The PM may veto the deal or impose conditions within 15 days from said notification if the resolutions, deeds or transactions would result in “an exceptional situation of threat of a serious harm to the public interests concerning the security and the functioning of networks and equipment as well as to their continued procurement, unless such situation of threat is addressed by sector-specific regulations”. Also here, the 15-day term may be extended once if additional information is needed. Upon expiry of the (possibly extended) term, the transaction is deemed to have been vetted and the deal may go ahead.
In the energy, transportation and communications sectors the sanctions imposed in the case of a breach of a veto are equivalent to those provided for the defense and homeland security sectors.
As to the powers to impose conditions or to block the deal, such powers seem only to be exercisable by the PM when the purchaser is a non-EU or non-EEA entity. However, Law 56/2012 confirms a general “reciprocity principle” whereby, without prejudice to the applicability of the Special Powers, a non-EU or non-EEA investor may acquire Italian companies that hold strategic assets in the defense/homeland security sectors and in the communications/energy/transportation sectors if, vice-versa, an Italian investor would be allowed to acquire the same in the country of origin of the said non-EU or non-EEA investor – all in compliance with international treaties subscribed to by Italy or by the European Union.
4. Implementing rules for the exercise of the Special Powers
Once the main features of the Special Powers were set forth by the Italian legislature through Law 56/2012, implementing legislation was needed to specifically identify the assets and activities considered “strategic” and, therefore, subject to scrutiny in light of the Special Powers.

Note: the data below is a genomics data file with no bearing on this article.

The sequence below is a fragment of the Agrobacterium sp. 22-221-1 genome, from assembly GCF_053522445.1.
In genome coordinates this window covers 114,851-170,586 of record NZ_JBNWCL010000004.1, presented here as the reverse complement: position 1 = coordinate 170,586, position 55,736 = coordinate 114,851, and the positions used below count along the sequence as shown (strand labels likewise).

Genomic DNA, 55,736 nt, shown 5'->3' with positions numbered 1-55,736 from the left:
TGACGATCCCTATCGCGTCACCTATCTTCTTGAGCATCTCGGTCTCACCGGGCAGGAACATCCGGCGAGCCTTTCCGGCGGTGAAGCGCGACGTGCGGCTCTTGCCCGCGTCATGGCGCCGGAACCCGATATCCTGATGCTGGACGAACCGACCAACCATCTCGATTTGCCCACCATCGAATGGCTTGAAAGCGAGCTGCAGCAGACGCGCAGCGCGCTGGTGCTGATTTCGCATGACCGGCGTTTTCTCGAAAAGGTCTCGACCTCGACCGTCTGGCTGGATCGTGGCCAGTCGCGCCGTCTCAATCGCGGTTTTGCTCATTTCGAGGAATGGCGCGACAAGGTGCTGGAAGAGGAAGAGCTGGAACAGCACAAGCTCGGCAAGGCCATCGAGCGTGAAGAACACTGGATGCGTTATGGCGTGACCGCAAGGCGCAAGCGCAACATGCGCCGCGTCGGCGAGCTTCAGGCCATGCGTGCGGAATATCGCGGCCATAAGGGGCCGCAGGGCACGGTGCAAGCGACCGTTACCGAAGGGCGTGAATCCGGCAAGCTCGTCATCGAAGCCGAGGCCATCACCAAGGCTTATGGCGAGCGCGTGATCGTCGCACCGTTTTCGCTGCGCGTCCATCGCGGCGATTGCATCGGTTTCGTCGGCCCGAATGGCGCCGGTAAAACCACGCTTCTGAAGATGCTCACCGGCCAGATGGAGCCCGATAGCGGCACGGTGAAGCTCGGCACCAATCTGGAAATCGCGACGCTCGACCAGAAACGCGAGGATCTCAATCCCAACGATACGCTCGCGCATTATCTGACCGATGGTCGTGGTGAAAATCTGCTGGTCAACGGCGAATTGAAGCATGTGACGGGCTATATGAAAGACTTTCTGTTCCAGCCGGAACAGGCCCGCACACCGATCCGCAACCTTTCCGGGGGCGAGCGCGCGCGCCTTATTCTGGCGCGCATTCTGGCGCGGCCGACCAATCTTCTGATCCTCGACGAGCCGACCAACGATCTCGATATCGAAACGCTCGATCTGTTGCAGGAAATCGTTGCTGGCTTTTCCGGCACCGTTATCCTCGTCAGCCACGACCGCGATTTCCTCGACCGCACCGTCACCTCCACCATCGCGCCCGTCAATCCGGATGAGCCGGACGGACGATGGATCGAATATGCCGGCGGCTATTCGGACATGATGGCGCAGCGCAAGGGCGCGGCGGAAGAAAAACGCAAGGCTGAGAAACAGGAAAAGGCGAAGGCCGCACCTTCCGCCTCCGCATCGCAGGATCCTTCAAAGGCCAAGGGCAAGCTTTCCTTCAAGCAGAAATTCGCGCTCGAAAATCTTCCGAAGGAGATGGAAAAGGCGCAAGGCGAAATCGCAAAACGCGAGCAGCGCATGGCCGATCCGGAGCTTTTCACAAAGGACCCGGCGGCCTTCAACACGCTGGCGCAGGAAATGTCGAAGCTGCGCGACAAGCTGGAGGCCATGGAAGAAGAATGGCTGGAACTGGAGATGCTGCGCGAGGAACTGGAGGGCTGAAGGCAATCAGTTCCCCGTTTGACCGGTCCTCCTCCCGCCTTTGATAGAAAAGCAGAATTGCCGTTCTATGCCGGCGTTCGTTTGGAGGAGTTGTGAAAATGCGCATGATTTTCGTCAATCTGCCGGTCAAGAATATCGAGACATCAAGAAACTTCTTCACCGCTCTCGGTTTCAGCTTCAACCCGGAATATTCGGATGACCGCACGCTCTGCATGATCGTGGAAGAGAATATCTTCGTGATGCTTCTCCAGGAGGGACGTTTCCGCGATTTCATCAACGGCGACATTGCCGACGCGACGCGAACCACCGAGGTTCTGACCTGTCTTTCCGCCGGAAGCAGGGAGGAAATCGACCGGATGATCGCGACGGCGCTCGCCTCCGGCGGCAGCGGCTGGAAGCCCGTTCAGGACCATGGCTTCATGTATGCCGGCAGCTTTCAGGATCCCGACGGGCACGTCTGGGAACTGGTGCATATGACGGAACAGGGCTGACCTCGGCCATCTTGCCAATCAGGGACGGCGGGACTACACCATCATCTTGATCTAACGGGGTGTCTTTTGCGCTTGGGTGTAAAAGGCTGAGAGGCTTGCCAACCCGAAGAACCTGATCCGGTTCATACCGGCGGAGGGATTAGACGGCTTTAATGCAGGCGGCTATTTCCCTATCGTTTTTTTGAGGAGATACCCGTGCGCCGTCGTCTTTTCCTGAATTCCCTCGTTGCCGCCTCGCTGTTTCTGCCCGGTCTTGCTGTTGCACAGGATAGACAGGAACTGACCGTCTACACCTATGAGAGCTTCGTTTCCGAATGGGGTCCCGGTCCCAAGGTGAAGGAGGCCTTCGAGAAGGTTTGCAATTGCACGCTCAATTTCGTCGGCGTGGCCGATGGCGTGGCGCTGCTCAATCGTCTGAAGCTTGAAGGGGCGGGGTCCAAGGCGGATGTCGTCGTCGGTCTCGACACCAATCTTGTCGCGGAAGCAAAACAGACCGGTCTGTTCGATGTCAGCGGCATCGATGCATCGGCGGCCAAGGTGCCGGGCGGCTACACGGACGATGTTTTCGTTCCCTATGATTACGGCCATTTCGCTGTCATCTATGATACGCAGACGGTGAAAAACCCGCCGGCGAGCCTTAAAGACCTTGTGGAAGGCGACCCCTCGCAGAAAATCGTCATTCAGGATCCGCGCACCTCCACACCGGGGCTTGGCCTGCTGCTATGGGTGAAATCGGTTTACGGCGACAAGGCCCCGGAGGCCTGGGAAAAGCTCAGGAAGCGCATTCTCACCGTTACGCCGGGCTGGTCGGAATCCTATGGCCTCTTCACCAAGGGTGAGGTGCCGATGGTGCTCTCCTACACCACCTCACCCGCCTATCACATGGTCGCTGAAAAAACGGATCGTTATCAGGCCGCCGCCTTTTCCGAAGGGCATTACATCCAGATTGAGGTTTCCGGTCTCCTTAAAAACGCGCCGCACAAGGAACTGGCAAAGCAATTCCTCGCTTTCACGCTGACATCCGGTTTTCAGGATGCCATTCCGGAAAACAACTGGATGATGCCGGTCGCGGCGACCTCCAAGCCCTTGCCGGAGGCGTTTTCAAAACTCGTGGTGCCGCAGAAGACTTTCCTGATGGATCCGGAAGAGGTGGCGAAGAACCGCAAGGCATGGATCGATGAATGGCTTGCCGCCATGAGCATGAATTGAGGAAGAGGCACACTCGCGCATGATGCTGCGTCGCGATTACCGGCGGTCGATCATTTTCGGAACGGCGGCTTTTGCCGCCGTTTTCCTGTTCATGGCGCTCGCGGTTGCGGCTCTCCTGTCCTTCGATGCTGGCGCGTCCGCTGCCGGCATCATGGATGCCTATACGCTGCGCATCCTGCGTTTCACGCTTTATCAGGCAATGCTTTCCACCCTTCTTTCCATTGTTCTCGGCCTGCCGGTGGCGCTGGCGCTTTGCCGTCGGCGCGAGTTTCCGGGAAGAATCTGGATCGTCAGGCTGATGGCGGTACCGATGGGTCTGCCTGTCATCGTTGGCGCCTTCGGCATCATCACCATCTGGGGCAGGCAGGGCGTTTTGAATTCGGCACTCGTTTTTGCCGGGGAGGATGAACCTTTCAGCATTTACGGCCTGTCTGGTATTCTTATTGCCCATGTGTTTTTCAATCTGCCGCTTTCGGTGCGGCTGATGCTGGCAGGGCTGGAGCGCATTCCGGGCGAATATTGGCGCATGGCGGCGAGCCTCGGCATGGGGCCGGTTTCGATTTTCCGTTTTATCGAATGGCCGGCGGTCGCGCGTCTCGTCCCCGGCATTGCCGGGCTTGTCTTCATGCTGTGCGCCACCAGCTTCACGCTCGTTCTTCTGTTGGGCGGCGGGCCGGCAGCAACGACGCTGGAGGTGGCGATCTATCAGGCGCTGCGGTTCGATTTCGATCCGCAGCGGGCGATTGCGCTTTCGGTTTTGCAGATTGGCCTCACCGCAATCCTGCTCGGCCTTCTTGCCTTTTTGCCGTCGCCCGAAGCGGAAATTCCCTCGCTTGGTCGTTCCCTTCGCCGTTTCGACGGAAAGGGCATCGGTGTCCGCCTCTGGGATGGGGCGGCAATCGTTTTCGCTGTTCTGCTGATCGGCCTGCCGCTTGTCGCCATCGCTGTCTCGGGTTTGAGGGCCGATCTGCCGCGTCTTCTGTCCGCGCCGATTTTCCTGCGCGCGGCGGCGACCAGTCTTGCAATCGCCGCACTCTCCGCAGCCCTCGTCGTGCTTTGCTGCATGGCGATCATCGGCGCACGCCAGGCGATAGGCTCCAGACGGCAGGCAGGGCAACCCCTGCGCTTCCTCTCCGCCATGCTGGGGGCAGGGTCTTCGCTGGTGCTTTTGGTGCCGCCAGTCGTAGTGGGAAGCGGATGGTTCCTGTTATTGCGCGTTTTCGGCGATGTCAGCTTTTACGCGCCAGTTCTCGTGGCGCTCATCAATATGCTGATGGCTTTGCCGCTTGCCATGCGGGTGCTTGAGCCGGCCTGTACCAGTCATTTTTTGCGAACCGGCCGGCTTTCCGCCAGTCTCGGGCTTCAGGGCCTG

In 2012, Prime Minister Decree No. 253 (“Decree 253/2012”) identified the strategic activities in the national defense and homeland security sectors subject to the Special Powers. In particular, such activities consist essentially in the study, research, planning, development, manufacture, integration and life-cycle support, as related to certain systems and materials such as Command, Control, Communications, Computers, and Intelligence systems (C4I); advanced sensors integrated with C4I networks;
explosion protection systems; advanced weapons systems integrated with C4I networks; advance aeronautic systems; and air and naval military propulsion systems.
The Special Powers are not applicable in the context of intra-group transactions, provided that there is “no informative evidence of a threat of serious harm to essential defense and homeland security interests.” The obligation to notify the PM, though, still applies.
A subsequent piece of legislation - Presidential Decree No. 35 dated 19 February 2014 (“Decree 35/2014”) - illustrates the procedures and resources to be dedicated to the exercise of the Special Powers in the defense and homeland security sectors, based on the principles already set forth by Law 56/2012.
More recently, Presidential Decree No. 85 dated 25 March 2014 (“Decree 85/2014”), entered into force on 7 June 2014, identified the strategic activities and assets subject to the Special Powers in the communications, energy, and transportation sectors. In particular: